4.1. Host Galaxies
The Hubble Space Telescope (HST) has provided critical new information on the nature of the host galaxies in which quasars reside and about the nature of quasar environments. The excellent image quality of the repaired telescope gives the best combination of angular resolution and light gathering power yet applied to quasars. Here I report on two papers, which of course build on previous ground-based work.
Bahcall et al. (1997) presented results with the Wide-Field Camera of HST for 20 luminous quasars with z < 0.3. For the host galaxies, they found that 2 were as bright as the brightest cluster galaxies, 10 were like normal elliptical galaxies, 3 were normal spirals, 3 were complex, interacting systems, and in 2 cases there was faint nebulosity surrounding the quasar. For the radio-quiet quasars, 7 occurred in elliptical galaxies and 3 in spirals. For the 6 radio-loud quasars, 3 to 5 of them were in elliptical galaxies. On average, the host galaxies were 2.2 magnitudes brighter than normal field galaxies. In 8 cases, they detected companion galaxies within a projected distance of 10 kpc from the quasar nucleus. The interactions, presence of companions, and higher density of galaxies seen around quasars suggest that interactions are important to quasar activity.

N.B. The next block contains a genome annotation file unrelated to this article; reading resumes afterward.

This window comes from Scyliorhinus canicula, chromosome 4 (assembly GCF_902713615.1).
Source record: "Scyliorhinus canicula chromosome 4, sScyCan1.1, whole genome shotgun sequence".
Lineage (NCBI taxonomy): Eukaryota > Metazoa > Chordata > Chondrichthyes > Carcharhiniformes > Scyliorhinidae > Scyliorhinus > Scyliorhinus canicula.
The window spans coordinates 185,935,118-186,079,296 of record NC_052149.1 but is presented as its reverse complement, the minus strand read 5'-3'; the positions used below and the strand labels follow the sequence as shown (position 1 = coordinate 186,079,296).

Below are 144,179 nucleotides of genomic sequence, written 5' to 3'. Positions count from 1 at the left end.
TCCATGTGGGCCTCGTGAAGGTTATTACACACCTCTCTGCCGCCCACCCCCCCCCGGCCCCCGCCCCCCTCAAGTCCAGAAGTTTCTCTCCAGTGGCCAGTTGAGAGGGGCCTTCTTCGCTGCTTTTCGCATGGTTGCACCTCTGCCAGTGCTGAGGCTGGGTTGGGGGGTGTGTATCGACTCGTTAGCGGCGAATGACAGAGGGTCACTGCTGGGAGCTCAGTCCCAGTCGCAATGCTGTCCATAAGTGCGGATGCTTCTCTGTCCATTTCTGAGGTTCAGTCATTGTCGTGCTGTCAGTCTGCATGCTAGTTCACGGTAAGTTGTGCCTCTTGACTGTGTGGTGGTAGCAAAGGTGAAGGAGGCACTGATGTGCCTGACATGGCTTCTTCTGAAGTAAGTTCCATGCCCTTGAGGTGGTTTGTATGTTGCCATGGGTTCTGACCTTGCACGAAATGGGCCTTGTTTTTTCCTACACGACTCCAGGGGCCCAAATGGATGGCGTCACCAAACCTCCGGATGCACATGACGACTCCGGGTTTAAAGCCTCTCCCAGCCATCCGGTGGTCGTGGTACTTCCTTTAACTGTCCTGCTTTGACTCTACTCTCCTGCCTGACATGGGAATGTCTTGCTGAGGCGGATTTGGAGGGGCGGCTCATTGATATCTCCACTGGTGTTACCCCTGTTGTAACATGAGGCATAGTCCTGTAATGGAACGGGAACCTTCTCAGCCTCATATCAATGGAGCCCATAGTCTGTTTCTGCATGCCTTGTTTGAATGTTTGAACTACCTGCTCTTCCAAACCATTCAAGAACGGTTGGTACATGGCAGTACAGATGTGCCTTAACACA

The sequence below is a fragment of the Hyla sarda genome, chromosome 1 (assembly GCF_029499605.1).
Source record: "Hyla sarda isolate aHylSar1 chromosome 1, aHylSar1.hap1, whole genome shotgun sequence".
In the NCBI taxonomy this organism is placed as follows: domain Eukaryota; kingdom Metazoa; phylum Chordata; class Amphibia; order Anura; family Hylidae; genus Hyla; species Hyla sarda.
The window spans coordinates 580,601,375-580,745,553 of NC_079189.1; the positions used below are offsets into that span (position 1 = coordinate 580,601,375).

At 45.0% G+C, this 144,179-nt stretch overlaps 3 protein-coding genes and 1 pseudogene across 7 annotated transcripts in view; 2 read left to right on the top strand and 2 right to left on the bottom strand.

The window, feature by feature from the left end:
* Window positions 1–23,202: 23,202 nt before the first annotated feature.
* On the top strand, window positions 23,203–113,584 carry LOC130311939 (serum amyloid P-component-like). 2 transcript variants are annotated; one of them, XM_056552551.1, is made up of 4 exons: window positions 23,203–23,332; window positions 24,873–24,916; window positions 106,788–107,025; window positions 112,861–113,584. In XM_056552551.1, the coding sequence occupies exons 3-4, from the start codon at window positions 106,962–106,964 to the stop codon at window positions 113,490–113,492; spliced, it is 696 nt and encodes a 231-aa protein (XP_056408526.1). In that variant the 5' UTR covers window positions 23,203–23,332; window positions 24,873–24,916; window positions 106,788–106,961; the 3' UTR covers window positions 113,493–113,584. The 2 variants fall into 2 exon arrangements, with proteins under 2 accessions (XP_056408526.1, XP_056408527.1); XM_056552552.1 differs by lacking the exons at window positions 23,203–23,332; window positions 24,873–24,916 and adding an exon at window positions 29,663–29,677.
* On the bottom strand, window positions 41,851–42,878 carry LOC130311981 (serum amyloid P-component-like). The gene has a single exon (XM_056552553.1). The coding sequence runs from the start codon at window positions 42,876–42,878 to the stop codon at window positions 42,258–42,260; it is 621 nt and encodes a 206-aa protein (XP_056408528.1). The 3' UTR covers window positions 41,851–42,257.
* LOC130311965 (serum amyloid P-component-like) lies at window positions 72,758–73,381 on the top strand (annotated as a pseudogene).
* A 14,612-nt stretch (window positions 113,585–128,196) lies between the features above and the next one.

Boyce et al. (1998) used HST in a complementary study of 14 low-redshift quasars. They find that 9 occur in elliptical galaxies (all 6 of the radio-loud quasars and 3 radio-quiet objects); 2 radio-quiet quasars are in disk galaxies, and the other 3, which are radio-quiet, ultraluminous IR objects, occur in violently interacting systems. The average luminosity of the quasar host galaxies is 0.8 magnitudes brighter than L*, while the radio-loud objects are 0.7 magnitudes brighter than the radio-quiet ones.
It is evident, as Bahcall et al. point out, that the hosts and environments of quasars are complex, and that the previous ideas about radio-quiet quasars residing in spiral galaxies and radio-loud quasars in ellipticals may not hold up. However, it is perhaps more important to realize that the HST observations provide powerful support for the concept of quasars residing at the centers of galaxies and that galaxy interactions play an important role in quasar activity.